In the early 1970s, Marina Abramovic began developing a conceptual practice based on the use of her body to explore the limits of art. Abramovic was already active in the performance art milieu when she met German artist Ulay, in Amsterdam, in 1975. That same year, she presented her controversial piece, The Lips of Thomas, where she inflicted wounds onto herself and documented the process through photography. Both pioneers of performance art, Abramovic and Ulay maintained an intense romantic and artistic relationship for over twelve years. Their work, considered to be one of the most influential practices in the history of contemporary art, explored the limits of consciousness and of physical and psychic endurance through human relationships. Since the end of her romantic and artistic collaboration with Ulay, in 1988, Abramovic has continued to produce work involving the body, duration and ritual as a form of liberation.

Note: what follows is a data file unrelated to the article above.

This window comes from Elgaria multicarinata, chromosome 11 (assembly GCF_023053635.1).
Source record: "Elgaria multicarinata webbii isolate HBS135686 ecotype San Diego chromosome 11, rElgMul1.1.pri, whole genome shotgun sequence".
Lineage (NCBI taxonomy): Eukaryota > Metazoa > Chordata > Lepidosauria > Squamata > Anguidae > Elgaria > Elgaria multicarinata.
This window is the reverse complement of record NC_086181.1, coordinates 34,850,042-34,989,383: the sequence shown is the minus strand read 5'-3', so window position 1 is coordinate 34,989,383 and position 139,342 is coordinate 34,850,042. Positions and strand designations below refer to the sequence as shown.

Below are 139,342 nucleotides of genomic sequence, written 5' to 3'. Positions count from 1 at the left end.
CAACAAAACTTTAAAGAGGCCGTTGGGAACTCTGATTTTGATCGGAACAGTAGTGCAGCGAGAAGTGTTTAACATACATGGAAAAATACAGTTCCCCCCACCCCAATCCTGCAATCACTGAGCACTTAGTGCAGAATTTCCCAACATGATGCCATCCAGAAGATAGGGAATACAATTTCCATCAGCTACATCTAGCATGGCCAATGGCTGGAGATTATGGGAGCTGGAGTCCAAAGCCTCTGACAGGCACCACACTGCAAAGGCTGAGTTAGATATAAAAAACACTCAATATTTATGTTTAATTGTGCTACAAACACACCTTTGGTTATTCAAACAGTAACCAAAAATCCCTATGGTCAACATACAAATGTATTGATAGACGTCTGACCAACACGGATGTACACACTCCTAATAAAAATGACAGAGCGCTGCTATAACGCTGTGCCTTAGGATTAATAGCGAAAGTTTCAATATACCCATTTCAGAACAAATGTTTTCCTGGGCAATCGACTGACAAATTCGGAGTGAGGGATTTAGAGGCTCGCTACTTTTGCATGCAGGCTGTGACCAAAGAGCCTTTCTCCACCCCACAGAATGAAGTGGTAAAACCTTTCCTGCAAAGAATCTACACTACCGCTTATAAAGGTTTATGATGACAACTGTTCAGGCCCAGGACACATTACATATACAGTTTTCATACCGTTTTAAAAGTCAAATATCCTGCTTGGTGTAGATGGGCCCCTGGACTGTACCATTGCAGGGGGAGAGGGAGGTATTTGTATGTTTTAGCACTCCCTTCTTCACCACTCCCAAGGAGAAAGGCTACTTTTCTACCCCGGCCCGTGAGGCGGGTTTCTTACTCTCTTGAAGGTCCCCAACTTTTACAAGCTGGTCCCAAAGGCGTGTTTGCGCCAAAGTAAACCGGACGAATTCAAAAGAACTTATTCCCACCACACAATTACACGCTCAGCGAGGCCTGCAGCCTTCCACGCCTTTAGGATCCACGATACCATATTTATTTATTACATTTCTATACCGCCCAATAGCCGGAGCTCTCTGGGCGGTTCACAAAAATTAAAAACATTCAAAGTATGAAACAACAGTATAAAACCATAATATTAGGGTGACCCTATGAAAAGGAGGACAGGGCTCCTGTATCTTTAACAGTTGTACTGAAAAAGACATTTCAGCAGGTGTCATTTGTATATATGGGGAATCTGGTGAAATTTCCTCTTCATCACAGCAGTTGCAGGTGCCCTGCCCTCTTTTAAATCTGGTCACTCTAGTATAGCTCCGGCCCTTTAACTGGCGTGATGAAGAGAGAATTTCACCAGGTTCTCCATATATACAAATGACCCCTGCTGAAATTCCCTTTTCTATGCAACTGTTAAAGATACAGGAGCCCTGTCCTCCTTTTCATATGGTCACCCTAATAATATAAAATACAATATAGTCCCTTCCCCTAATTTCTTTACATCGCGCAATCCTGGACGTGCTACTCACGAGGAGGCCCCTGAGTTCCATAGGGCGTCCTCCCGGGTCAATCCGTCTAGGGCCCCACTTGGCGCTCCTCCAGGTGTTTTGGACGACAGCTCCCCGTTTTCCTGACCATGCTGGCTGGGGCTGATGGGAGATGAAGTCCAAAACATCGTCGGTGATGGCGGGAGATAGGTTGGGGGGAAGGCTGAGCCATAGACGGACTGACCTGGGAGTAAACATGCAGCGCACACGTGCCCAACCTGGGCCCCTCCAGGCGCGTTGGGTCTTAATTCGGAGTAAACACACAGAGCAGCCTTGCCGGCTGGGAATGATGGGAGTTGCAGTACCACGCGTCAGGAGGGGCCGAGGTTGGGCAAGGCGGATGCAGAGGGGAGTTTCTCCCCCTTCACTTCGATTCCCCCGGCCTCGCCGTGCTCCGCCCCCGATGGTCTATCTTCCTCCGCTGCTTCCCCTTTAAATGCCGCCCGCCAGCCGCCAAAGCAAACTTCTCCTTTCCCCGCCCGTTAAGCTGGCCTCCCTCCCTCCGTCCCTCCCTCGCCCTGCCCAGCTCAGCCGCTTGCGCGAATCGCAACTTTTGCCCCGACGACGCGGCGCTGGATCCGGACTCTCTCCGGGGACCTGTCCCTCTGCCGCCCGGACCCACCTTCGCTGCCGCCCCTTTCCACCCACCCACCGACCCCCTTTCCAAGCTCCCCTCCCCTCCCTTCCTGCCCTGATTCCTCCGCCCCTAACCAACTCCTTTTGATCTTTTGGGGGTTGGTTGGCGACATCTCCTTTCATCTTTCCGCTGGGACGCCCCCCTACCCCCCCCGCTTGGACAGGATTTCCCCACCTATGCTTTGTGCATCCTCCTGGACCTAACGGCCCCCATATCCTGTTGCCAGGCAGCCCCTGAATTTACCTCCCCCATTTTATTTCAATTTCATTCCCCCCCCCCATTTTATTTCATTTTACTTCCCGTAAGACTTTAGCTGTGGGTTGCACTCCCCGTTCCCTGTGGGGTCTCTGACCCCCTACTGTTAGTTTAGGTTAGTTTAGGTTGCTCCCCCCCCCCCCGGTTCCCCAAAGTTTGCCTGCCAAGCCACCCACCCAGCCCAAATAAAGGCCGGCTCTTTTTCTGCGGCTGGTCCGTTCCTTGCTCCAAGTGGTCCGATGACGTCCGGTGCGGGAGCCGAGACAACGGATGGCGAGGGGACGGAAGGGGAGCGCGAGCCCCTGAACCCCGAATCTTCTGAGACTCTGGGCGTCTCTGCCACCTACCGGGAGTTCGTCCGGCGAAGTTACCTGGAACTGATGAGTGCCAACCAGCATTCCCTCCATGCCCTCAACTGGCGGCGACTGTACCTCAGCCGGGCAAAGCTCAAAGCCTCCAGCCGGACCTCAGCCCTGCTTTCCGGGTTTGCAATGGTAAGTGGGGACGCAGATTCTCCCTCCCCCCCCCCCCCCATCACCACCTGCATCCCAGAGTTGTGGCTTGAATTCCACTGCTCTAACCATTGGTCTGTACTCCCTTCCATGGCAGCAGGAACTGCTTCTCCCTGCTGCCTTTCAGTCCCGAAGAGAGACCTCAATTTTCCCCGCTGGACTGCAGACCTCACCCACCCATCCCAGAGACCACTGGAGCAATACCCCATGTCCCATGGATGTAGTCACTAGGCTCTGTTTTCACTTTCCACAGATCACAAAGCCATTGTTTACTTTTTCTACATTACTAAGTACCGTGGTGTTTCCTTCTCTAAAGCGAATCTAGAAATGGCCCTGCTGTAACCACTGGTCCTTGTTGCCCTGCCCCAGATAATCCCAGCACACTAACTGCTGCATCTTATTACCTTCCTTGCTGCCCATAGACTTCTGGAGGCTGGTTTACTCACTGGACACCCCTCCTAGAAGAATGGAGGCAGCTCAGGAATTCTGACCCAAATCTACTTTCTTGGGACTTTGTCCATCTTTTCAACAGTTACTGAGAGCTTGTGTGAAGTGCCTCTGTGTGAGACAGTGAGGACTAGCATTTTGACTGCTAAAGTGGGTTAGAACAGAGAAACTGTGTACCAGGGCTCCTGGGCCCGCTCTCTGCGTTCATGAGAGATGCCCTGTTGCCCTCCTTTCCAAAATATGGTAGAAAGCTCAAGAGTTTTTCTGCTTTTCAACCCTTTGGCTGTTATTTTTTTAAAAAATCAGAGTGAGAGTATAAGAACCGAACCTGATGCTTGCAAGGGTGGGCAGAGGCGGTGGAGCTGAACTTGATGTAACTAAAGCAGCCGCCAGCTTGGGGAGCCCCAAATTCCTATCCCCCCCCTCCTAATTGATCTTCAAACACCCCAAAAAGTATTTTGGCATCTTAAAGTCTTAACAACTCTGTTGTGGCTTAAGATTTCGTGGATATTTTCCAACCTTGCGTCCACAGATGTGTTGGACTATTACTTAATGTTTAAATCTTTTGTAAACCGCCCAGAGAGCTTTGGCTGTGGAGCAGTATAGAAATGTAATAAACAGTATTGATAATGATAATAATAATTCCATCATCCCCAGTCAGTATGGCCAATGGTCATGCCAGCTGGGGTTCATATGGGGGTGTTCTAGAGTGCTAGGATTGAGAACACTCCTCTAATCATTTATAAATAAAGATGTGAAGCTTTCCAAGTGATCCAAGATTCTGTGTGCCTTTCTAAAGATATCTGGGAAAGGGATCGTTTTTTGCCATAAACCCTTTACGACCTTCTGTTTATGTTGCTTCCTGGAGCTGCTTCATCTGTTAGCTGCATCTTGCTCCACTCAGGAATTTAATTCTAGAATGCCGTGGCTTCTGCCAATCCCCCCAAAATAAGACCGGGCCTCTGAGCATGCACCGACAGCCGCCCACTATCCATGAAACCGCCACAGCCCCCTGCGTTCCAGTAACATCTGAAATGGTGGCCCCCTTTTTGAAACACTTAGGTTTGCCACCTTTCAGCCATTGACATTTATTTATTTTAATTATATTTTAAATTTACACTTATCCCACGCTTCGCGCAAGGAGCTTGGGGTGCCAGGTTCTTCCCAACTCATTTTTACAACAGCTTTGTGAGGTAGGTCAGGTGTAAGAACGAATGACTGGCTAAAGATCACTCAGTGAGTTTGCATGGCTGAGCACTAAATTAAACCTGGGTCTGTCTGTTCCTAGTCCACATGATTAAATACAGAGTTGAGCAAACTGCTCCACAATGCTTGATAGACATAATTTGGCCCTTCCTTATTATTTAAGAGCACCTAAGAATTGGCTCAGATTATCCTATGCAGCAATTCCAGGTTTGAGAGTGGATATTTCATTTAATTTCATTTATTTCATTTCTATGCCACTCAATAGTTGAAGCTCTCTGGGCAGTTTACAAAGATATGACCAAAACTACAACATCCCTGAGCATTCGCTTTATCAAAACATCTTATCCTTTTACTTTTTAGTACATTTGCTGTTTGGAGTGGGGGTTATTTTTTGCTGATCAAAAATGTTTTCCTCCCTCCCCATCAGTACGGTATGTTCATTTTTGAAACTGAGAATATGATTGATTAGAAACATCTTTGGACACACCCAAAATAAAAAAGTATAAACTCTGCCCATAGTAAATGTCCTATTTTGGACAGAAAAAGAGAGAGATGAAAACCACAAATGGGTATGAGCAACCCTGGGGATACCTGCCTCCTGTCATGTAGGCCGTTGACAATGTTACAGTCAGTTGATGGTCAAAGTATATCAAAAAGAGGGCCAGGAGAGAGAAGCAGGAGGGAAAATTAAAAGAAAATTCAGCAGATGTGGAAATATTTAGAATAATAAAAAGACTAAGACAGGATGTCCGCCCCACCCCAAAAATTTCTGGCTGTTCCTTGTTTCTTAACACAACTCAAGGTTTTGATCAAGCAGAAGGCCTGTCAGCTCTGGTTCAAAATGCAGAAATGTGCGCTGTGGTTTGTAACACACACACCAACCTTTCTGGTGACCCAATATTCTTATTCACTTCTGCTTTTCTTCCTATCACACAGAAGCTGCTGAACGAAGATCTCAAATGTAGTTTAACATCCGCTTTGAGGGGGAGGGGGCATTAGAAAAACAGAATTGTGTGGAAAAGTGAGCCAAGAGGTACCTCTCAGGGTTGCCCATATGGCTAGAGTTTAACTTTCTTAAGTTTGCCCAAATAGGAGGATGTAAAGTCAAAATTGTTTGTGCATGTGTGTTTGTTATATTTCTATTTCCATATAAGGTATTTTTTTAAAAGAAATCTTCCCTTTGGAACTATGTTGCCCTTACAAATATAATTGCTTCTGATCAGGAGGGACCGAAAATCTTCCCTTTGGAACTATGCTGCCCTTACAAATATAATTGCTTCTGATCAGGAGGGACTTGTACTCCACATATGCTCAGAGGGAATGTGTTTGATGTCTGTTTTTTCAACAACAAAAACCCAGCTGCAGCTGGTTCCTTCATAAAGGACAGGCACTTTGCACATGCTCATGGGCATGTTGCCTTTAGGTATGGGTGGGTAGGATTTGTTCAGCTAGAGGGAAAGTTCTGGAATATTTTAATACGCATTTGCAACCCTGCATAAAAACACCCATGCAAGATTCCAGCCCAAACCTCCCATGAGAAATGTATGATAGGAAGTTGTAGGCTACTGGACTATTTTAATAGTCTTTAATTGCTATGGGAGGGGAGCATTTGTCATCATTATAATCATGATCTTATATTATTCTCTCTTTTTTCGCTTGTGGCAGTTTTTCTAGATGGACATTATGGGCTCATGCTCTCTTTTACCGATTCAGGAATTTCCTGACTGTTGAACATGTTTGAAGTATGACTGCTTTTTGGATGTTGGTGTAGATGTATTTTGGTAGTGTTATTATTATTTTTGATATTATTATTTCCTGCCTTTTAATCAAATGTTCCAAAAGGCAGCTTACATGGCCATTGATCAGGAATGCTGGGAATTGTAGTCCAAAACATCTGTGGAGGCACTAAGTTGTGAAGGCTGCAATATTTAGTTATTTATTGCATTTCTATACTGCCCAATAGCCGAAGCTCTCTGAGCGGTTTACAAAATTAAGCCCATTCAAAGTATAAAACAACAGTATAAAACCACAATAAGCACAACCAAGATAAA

Self Portrait with Skeleton, 2003, Cibachrome print, 4/5.
L’artiste est photographiée par Attilio Maranzano • © avec l’aimable permission de Marina Abramovic et de la Sean Kelly Gallery, New York / SOCAN (2022) • Photo: Richard-Max Tremblay